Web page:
Tenebrescence Experiments, Theories, Questions, and even some Facts

Recently I posted a question about Afghan sodalite (hackmanite) after reviewing the MinRec article about Sar-E-Sang. Someone reminded me that there was a large discussion on this topic last year. I dug out that discussion and copied it here to the blog. This is one reason we created Nature's Rainbows - to capture these excellent discussions. Perhaps someday someone will need this information and write a paper putting all those tenebrescent questions to bed. Impossible to find on FB unless you know what you're looking for.


Below is a merged copy of several threads on this topic from the FLM Facebook Group

(Initials have replaced the full name of the posters - you know who you are)

(I deleted the several attempts at humor and off-topic posts)

MC: Hackmanite - there has been a lot of discussion around this topic lately. In reviewing the 2014 Sar-E-Sang issue of the MinRec I noticed that RW: wrote that after placing a completely bleached piece of hackmanite in a dark, light sealed box the tenebrescent color will return in a few months due to thermal effects (at just room temperature). Most of the article was centered around Afghan hackmanite even though they are actually pretty poor "performers" (some take hours/days to darken or fade). But they do have the purty crystals that non-fluorescent collectors love I have tested this theory with Greenland hackmanite and have never been able to reproduce it. A piece of GL hackmanite (or tugtupite for that matter) placed in a light-tight box never deepens in color. As you might imagine, I have quite a few GL specimens lying around - many of them sealed away, some for years (I just opened a box that was filled with hackmanite and tugtupite cabochons; it hadn't been opened for perhaps 5 years or more - they were all as pale as a baby's butt). So - my question is: Has anyone experimented with Afghan hackmanite in a similar manner? Does only Afghan hackmanite do this?

ED: My experience with both locals is the same as yours. I have never noticed thermal effects. However, the top grade Afghan hackmanite is so sensitive to UV light that its "Natural" color changes depending on the type of light source. I have a box that I open once in a while and they are currently a purple/rose at about a mid state.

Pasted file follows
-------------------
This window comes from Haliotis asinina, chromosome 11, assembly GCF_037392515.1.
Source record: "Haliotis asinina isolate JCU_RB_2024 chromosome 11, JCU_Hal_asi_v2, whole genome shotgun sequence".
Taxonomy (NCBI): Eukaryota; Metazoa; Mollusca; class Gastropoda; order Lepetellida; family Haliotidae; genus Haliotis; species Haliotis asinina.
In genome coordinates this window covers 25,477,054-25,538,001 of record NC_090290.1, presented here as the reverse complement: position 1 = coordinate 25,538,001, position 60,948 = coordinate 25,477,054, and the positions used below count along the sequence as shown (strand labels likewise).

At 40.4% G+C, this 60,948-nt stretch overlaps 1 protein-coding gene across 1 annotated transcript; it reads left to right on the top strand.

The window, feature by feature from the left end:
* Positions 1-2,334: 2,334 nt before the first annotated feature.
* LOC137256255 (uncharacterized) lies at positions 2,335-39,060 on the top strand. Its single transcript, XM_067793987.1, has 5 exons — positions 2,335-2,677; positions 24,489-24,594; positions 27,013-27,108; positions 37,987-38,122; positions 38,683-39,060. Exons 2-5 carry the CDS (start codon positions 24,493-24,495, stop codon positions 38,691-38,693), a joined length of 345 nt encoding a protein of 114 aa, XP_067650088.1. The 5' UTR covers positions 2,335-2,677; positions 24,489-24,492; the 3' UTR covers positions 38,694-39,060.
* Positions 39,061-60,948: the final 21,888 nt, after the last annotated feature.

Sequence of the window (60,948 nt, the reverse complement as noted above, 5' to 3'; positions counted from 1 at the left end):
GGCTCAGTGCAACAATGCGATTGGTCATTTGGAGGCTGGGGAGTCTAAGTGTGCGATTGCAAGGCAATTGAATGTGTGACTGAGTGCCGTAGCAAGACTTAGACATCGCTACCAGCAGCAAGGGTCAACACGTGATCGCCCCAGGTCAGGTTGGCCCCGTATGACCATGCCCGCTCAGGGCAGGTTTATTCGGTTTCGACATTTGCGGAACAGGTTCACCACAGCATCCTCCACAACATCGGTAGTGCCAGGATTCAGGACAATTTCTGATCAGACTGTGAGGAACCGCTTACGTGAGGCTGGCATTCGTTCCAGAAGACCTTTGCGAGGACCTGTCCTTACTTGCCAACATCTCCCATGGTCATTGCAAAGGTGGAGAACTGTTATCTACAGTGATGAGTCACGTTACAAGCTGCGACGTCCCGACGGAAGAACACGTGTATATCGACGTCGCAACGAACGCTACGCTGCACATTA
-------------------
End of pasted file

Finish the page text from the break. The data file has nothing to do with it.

MC: Here's a case in point. I tumbled up a bunch of small chips off the original find of green sodalite back in 2001-3. The pieces were wonderfully gemmy. I put them in a box and stored them away, never to again see the light of day until just now. I just found them (amazing in its own right), pulled them out in a dark room, setup the camera, and took a quick pic. This is as they looked coming out of the box:

Green Sodalite

MC: Then I hit them with 30 secs of SW UV:

MC: FWIW - here's the fluorescent pics, SW

MC: and LW:

RW: Some sodalites darken under sunlight and some don't. Ones that don't may have had a lovely pink colour when fractured out of country rock and faded quickly in sunlight. That fading after fracturing is an indication that it will darken under strong UV which then fades in sunlight. So how can sodalite either bleach or darken in sunlight depending on the specimen?

MC: "So how can sodalite either bleach or darken in sunlight depending on the specimen?" - it has been my experience that certain Greenland sodalites will darken nicely under diffused sunlight, but when presented with full, noontime sun the visible light overwhelms the UV and prevents the tenebrescence from setting in. This is best observed by viewing the specimen in the shade, or on a cloudy day. UV gets through the clouds (and I guess bounces around in the shade) such that it will darken the sodalite. Quite often in Greenland we would bust open a boulder and see only white rock, toss the specimens aside (in a shady area) and turn around to see they've turned pink. This is how "Red Sodalite" got its name Any sodalite that does this will tenebresce under LW UV too.

MC: Almost every rock (not mineral) in the Ilimaussaq Complex that you crack will exhibit the brief pink color - it's fun to watch. But not a reliable predictor of tenebrescence. Sodalite is a basic rock-building mineral in the complex; they all have some. But it seems only the purer sodalites retain the tenebrescing ability (at least that's my field experience).